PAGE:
Colin Grant - The Natural Mystics (Marley, Tosh, and Wailer)
Publisher: W. W. Norton & Company Inc. (US Edition); Year: 2011; Format: Hardcover Book
You never know what you can get at a library book sale hence whenever they happen I make an attempt to go as for a few bucks you can get a nice stack of books. A few months ago the main library in downtown Buffalo, NY had a sale and I spent a good hour amongst other book freaks looking through literally thousands of books going home with a little stack of books, amongst them the one reviewed herein. I must admit it has taken me unusually long to get through this book and I will be honest in saying that I did not always enjoy reading it as it is conceptually not the greatest book. First and foremost, and like everyone else picking up this book, my goal was to learn much more about the Wailers and Reggae itself. Wrong, I learned much more about the history of Jamaica, Rastafari religion, the politics of Jamaica and a heap of other fascinating facts surrounding and influencing the Wailers. Quite frankly I was definitely expecting to learn more about Marley, Tosh and Wailer but it wasn't to be. Tonight after having finished the book I went online to see what other people had to say about the book as I was left a bit confused and to a degree disappointed hence I was not surprised to see some reviews that mirror my opinion of this book. Colin Grant, the author of this book, is a historian of Jamaican origin based in the UK and as such an extremely knowledgeable writer when it comes to the history of Jamaica and African culture in general. My guess is that he set out to write about the Wailers but in all fairness got caught up writing more about Jamaica itself than about the Wailers. Generally speaking I don't see a problem with that at all because it's important to give the reader a good understanding of the socioeconomic background to where Marley, Tosh and Wailer have grown up. And in that sense Grant has done an excellent job providing detailed research into the history of this former British West Indian island. I learned a lot about the Post-independence Jamaica and its cultural evolution leading up to Ska and eventually Reggae. The problem with the book is that the editors could have done a much better job dividing the book into different areas so that the reader wouldn't get lost and confused. After having read thirty pages about political aspects of life in Kingston it is difficult to get back to music and then again back to other matters. As I have stated at the beginning of this review, conceptually I really think the book sadly suffers, but on the other hand one does come away with a good understanding of Jamaica in general, and that alone is worth picking up this tome. And yes, one still gains knowledge about the lives of Marley, Tosh and Wailer as well, just not as much as I and many others had wished for. Still a good read though!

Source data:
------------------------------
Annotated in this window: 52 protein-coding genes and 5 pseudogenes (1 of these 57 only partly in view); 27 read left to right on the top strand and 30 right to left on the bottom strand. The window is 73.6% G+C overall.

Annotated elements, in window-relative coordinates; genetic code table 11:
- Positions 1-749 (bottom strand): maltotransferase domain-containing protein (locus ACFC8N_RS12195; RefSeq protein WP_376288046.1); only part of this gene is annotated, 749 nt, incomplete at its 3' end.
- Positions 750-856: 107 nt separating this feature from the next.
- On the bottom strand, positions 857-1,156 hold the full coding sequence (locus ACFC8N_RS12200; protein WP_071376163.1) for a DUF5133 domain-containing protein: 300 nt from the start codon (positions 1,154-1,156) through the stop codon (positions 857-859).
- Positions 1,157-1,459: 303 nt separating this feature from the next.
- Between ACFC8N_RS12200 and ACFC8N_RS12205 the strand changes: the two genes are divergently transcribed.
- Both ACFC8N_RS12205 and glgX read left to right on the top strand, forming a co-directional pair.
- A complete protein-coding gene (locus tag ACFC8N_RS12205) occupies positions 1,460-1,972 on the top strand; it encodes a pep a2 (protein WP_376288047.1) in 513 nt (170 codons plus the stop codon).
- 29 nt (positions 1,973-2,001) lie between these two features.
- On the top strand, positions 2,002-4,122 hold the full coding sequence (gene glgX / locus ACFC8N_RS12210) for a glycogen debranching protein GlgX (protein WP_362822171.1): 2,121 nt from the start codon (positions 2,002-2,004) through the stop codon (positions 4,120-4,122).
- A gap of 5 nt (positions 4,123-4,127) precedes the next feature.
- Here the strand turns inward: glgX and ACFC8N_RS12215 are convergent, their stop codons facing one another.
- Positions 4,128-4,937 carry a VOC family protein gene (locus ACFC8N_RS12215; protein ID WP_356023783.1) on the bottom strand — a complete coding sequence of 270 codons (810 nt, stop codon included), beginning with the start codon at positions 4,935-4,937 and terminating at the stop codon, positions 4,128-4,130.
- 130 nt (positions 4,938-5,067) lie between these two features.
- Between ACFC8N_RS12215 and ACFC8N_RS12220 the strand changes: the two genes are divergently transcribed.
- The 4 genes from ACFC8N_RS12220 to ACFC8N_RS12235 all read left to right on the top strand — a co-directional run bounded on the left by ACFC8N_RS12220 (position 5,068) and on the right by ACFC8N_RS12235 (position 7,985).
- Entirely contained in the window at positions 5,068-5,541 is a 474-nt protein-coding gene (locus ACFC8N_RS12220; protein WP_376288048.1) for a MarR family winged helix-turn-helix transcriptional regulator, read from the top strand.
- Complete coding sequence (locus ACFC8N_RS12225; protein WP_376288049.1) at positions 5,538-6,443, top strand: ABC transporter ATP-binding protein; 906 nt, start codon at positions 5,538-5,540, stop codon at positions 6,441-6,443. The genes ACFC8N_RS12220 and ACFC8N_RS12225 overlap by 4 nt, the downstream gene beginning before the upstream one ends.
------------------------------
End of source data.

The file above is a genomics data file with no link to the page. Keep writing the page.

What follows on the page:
The Wailers live on BBC performing at the "Old Grey Whistle Test" in 1973. Source: The Natural Mystics by Colin Grant
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